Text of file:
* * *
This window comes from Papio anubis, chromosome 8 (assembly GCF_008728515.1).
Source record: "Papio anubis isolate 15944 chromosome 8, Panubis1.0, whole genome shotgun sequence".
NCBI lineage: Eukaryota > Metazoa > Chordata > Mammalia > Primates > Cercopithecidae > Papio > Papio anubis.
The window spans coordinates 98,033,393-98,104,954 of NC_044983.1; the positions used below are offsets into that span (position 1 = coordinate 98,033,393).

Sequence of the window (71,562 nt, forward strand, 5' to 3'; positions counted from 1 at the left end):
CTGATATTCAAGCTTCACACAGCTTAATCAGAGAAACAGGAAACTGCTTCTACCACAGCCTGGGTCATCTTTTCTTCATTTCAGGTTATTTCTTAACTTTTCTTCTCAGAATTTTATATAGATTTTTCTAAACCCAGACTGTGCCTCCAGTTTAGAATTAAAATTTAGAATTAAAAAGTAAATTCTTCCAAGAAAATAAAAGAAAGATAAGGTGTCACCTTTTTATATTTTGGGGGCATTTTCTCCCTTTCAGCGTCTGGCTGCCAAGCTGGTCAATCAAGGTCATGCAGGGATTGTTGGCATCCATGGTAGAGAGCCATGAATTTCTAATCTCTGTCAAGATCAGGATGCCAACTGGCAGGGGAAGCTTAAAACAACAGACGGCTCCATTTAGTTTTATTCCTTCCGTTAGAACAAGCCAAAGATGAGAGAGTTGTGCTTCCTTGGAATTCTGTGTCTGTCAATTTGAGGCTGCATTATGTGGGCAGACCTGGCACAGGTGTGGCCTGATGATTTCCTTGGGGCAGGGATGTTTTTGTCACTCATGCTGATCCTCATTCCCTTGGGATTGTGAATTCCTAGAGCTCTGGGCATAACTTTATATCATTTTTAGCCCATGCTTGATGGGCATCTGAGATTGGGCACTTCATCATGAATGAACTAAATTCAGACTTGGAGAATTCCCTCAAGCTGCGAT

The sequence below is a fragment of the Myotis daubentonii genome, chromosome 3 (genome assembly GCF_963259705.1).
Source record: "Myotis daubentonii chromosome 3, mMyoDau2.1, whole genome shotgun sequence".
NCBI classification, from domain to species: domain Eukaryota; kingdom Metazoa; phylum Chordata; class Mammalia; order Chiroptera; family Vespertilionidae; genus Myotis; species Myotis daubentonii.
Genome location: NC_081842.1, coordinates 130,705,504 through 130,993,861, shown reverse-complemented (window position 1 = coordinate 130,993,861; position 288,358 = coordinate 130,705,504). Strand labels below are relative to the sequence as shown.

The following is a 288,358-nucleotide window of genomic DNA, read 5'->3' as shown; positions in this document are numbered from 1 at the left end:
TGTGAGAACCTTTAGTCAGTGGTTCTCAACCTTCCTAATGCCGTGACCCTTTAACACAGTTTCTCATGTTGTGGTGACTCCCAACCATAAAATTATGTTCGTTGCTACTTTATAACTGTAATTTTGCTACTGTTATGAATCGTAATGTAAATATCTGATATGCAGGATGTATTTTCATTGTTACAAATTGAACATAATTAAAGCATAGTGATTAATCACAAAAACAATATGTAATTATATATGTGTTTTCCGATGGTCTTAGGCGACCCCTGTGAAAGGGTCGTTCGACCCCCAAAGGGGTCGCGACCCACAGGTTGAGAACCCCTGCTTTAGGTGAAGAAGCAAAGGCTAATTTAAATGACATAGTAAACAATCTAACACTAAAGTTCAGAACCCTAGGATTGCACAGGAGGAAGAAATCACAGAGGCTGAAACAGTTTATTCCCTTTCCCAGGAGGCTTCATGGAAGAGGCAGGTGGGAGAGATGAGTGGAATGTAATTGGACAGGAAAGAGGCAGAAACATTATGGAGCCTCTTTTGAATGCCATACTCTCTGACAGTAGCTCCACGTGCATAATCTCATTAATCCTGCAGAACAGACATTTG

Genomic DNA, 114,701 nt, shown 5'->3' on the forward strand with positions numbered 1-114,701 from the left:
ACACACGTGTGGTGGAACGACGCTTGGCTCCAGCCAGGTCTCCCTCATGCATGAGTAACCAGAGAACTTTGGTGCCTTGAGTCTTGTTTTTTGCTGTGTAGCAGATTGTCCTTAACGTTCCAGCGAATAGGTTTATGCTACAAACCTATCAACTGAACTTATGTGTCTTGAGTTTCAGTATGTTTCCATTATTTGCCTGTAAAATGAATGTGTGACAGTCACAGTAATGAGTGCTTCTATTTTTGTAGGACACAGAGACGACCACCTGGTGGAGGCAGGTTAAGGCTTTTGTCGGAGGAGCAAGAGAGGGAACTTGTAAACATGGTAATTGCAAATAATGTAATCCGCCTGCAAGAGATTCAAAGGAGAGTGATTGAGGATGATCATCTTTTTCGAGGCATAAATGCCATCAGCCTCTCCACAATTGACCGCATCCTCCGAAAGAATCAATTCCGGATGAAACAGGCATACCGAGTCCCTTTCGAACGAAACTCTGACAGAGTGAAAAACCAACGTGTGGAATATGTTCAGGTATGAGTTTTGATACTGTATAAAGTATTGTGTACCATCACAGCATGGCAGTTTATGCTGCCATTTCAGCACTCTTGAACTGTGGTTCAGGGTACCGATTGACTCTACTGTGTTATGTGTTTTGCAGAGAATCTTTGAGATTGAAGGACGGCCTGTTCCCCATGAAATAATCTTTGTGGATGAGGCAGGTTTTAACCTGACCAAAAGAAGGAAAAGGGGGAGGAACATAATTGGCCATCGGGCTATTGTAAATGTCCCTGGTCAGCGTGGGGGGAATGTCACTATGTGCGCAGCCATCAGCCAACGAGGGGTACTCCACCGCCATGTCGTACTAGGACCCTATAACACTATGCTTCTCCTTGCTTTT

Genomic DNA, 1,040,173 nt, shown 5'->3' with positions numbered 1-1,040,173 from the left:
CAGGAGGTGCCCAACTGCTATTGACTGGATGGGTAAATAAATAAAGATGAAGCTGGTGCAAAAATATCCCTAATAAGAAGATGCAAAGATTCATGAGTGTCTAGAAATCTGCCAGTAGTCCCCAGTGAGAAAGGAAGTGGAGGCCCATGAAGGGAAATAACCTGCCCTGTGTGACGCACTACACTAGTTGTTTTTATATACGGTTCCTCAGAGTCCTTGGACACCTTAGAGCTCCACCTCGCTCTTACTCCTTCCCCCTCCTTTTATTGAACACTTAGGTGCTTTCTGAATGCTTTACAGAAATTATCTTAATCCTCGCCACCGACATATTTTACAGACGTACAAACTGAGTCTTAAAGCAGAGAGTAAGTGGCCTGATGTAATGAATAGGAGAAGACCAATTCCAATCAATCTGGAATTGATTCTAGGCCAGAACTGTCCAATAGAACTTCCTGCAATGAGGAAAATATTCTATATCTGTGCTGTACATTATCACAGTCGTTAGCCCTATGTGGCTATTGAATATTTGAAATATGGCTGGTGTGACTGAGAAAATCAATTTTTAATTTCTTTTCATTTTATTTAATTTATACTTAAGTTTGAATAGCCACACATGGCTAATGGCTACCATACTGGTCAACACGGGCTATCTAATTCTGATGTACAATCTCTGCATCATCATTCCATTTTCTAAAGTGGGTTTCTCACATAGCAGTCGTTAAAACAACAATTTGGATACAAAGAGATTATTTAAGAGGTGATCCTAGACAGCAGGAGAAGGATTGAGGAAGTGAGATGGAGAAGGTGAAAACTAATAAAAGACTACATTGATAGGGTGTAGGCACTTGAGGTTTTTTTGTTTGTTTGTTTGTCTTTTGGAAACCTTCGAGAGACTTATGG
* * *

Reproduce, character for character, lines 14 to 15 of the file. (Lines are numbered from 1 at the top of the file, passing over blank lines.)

ACACACGTGTGGTGGAACGACGCTTGGCTCCAGCCAGGTCTCCCTCATGCATGAGTAACCAGAGAACTTTGGTGCCTTGAGTCTTGTTTTTTGCTGTGTAGCAGATTGTCCTTAACGTTCCAGCGAATAGGTTTATGCTACAAACCTATCAACTGAACTTATGTGTCTTGAGTTTCAGTATGTTTCCATTATTTGCCTGTAAAATGAATGTGTGACAGTCACAGTAATGAGTGCTTCTATTTTTGTAGGACACAGAGACGACCACCTGGTGGAGGCAGGTTAAGGCTTTTGTCGGAGGAGCAAGAGAGGGAACTTGTAAACATGGTAATTGCAAATAATGTAATCCGCCTGCAAGAGATTCAAAGGAGAGTGATTGAGGATGATCATCTTTTTCGAGGCATAAATGCCATCAGCCTCTCCACAATTGACCGCATCCTCCGAAAGAATCAATTCCGGATGAAACAGGCATACCGAGTCCCTTTCGAACGAAACTCTGACAGAGTGAAAAACCAACGTGTGGAATATGTTCAGGTATGAGTTTTGATACTGTATAAAGTATTGTGTACCATCACAGCATGGCAGTTTATGCTGCCATTTCAGCACTCTTGAACTGTGGTTCAGGGTACCGATTGACTCTACTGTGTTATGTGTTTTGCAGAGAATCTTTGAGATTGAAGGACGGCCTGTTCCCCATGAAATAATCTTTGTGGATGAGGCAGGTTTTAACCTGACCAAAAGAAGGAAAAGGGGGAGGAACATAATTGGCCATCGGGCTATTGTAAATGTCCCTGGTCAGCGTGGGGGGAATGTCACTATGTGCGCAGCCATCAGCCAACGAGGGGTACTCCACCGCCATGTCGTACTAGGACCCTATAACACTATGCTTCTCCTTGCTTTT

Genomic DNA, 1,040,173 nt, shown 5'->3' with positions numbered 1-1,040,173 from the left: